A trip through the refuge today reveals little of the past abuses, although the area will never be quite the same, thanks to a huge diversion channel that keeps the Castor River from overflowing into the swamp.

Fat deer stare back at visitors. Muskrat and otters play in the water. Wild turkey graze the food plots planted by the Friends of Mingo Swamp, a group formed to help the nine-member refuge staff. Thousands of birds — waterfowl like teal and ducks, snowy egrets, prehistoric looking great blue herons and even bald eagles — call the refuge home.

Mingo is one of the few places where swamp rabbits and alligator snapping turtles remain. Most prolific seem to be the snakes, some water moccasins but mostly fat water snakes that rest on fallen logs in the river.

Mingo is also home to thousands of unusual and even rare plants. The flora includes trees like cherry bark oak, flowering plants like spider lily and mallow, not to mention the countless cypress and tupelo trees. Three state record trees — Carolina buckthorn, devil’s walking stick and water locust — grow here.

Egrets frolic in one of the refuge’s “moist soil units,” areas of land that are drained and flooded to produce food plots for migratory birds.

About 18,000 years ago this land was underneath the Mississippi River. The river carved bluffs that today are the eastern edge of the Ozarks. When the river broke through Crowley’s Ridge south of Cape Girardeau it abandoned the old channel.

“You can literally have one foot in the swamp and the other one on the edge of the Ozark escarpment,” says Stanard. “Just in the matter of a hundred yards you can go from a cypress-tupelo swamp to an Ozark upland habitat with oak-hickory forest on it.”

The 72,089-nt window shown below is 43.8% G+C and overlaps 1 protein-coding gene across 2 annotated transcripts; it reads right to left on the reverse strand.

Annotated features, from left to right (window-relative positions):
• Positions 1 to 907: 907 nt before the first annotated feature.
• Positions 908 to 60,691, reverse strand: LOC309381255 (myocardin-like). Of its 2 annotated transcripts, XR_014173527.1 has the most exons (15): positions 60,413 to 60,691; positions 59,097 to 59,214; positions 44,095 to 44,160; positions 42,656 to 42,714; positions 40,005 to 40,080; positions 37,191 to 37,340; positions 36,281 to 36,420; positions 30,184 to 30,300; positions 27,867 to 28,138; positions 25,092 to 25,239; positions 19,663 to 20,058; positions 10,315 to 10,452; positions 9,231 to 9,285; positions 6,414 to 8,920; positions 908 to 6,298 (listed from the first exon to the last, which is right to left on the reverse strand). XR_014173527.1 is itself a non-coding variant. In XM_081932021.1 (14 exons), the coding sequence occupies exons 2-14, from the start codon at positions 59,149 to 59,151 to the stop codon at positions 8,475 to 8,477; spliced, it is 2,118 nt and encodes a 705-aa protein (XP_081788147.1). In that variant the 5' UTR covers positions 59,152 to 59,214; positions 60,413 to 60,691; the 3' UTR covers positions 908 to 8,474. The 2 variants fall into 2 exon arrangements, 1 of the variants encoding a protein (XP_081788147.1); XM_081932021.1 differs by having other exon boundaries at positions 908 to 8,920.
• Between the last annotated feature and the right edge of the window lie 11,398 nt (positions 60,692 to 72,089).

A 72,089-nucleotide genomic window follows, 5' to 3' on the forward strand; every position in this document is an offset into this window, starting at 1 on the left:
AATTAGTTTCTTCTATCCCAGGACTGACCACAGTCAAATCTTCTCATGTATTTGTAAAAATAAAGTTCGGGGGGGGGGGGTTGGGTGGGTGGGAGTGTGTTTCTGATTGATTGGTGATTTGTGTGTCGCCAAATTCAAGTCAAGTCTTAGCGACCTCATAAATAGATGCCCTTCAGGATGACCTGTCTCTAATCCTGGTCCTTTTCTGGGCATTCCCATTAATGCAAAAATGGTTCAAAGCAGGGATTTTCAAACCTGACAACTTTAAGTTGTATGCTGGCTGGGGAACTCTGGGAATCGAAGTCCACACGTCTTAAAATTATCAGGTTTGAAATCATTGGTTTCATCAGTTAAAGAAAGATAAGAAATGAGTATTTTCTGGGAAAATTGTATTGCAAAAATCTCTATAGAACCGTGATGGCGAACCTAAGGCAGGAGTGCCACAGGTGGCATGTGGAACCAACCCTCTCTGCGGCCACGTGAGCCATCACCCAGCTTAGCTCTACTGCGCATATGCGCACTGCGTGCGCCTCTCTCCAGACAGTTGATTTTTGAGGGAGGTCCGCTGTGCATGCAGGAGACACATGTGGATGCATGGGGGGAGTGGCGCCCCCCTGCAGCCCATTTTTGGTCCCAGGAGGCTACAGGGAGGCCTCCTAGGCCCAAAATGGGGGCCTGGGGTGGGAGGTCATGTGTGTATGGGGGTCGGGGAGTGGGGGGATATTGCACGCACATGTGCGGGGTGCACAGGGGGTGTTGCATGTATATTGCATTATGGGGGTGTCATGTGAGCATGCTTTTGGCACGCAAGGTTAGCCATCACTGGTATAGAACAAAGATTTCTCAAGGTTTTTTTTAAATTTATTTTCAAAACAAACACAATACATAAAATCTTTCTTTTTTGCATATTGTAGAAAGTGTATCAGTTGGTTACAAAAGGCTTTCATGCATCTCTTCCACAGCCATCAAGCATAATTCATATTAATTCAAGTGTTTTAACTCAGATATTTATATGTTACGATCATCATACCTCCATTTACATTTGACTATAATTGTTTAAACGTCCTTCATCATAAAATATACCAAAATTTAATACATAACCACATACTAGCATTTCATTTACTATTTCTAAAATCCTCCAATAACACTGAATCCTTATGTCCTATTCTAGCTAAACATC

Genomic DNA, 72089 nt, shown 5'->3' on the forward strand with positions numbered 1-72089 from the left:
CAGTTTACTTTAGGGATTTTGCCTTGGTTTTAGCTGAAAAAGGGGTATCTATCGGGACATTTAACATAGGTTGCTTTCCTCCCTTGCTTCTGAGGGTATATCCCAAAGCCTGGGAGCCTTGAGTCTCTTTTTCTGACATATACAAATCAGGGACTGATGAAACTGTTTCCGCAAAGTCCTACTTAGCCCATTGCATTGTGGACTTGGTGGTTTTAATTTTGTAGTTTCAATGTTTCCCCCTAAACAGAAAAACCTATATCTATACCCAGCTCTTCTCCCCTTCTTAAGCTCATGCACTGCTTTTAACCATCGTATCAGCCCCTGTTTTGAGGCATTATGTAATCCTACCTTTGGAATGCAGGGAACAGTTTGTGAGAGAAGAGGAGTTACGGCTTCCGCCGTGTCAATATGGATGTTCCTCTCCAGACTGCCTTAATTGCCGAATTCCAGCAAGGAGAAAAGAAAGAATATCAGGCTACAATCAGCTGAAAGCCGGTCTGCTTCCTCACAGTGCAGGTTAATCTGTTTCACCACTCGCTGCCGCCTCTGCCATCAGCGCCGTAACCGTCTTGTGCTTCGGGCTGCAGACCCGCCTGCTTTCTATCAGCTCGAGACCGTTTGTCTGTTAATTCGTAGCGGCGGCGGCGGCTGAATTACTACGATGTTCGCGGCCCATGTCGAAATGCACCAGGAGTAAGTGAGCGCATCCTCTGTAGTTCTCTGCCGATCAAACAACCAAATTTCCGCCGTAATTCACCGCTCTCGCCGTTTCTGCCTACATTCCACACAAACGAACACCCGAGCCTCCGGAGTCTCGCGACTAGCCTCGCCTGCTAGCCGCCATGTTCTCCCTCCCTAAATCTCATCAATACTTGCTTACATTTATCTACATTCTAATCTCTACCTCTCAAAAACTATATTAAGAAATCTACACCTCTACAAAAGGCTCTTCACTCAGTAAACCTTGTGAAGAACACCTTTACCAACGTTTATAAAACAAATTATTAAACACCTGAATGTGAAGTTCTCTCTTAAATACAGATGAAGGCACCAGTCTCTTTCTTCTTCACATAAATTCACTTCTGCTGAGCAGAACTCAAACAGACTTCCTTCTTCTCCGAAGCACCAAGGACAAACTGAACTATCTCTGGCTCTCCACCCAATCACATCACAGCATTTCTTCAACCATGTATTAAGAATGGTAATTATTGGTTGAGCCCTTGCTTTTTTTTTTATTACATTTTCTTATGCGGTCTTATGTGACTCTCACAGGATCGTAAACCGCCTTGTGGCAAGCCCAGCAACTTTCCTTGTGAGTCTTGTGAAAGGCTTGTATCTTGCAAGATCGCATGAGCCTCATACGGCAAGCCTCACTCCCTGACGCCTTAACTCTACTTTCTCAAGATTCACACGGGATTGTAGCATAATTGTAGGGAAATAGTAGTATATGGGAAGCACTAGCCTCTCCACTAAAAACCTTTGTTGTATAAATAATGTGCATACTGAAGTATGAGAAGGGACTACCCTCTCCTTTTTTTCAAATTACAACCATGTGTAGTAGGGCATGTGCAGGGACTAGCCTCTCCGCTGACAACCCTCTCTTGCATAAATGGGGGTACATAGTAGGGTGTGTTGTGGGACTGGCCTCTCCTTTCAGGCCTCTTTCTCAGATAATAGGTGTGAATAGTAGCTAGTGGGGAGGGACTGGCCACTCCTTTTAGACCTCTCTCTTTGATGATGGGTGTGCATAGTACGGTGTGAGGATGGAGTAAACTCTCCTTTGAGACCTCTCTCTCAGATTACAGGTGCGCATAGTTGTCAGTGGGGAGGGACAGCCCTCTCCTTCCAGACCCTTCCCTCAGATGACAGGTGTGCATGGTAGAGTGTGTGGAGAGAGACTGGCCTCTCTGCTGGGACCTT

Three distinct ecosystems come together at Mingo, and the result is an incredible diversity of plants and animals. “We call it a hidden gem,” Burchett says of the refuge. “I think the neat thing about Mingo is it’s not easy to find but when you find it you will never forget it. The lack of development has allowed it to remain a special and unique place.”

She says the refuge, served by Ozark Border Electric Co-op, gets 133,000 visitors a year. That’s from people. The numbers of waterfowl and other migratory species that find Mingo far outnumber human visitors. The migrants peak from late November to mid-December, depending on how cold it is in the north. By the time the snowbirds leave, it’s time for the spring migrants to return.

In the fall the snakes stage their own migration, moving from the swamps into the hills for hibernation. Some parts of the refuge are open to hunting, with a special muzzleloader and archery hunt for deer.

A boardwalk, recently rebuilt to be more handicap-accessible, takes visitors into the swamp to see firsthand what makes it so special. Several scenic overlooks equipped with spotting scopes let visitors bird watch.

Fishing is always popular, with Monopoly Marsh, the Mingo River and several small lakes available to anglers. More opportunities are coming thanks to the Friends of Mingo Swamp, which has already raised $22,000 to fund projects like butterfly gardens, benches, food plots and interpretive signs.

The exposed roots of a Cyprus tree emerging from the water is an unusual site usually found only in swamps like those at the Mingo refuge.

The manager has made cleaning out the ditches a priority, which should restore the massive crappie and bluegill locals remember taking from the refuge ditches. Another project will be the reintroduction of alligator gar, a rough fish that used to grow as long as 9 feet. Mingo will serve as a hatchery for the gar, which will then be released into the rivers.

While the refuge’s purpose has always been to provide habitat for waterfowl and other migratory birds, opportunities abound for any outdoor enthusiast able to get past their fear of snakes.

“Mingo is special, it’s beautiful, it’s esthetically pleasing,” says Burchett. “Maybe out here you recognize how little we are. Man is part of the landscape and always will be but sometimes we need to go back to where we naturally fit.”

For more information call (573) 222-3589 or visit the refuge Web site at

Rural Missouri | March 2019 Issue